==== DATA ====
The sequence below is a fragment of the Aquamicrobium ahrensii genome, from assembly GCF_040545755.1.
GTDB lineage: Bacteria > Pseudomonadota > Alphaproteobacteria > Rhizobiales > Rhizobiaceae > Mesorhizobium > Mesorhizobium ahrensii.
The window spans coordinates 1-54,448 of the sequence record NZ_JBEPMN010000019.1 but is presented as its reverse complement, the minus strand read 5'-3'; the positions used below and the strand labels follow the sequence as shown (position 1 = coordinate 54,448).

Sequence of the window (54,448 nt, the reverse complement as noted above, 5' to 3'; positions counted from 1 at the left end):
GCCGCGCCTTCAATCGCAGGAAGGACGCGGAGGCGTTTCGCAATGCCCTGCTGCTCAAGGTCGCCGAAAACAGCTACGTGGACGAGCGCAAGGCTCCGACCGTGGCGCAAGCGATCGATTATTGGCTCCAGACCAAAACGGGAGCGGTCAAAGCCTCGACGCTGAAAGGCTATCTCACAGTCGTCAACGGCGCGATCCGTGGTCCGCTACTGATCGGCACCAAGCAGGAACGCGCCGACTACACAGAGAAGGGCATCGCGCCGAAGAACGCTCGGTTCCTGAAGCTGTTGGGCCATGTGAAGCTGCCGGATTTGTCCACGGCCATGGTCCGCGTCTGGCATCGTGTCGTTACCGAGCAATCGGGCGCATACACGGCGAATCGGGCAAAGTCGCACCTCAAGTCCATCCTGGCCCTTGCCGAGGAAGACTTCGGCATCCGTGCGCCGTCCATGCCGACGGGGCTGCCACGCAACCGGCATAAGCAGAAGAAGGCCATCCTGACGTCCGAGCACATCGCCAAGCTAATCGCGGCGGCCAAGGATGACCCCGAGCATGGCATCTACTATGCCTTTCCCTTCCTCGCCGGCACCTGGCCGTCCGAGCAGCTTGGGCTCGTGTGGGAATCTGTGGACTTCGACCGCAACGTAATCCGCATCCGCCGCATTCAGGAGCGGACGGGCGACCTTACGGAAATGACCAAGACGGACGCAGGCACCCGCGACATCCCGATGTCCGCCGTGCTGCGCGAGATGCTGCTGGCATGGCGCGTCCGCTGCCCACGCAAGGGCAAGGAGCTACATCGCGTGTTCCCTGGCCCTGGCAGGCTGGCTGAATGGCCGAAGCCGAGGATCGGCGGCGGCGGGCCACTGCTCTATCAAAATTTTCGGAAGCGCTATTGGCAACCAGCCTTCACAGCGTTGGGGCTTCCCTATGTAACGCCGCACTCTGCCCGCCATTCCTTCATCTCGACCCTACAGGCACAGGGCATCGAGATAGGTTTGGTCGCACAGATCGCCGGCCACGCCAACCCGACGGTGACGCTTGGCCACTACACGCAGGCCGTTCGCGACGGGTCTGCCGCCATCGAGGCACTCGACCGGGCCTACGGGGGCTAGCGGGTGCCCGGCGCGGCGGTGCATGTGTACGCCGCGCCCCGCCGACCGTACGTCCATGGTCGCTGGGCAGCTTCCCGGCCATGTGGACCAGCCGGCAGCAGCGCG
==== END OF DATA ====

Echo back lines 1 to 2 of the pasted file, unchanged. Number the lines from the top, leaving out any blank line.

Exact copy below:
The sequence below is a fragment of the Aquamicrobium ahrensii genome, from assembly GCF_040545755.1.
GTDB lineage: Bacteria > Pseudomonadota > Alphaproteobacteria > Rhizobiales > Rhizobiaceae > Mesorhizobium > Mesorhizobium ahrensii.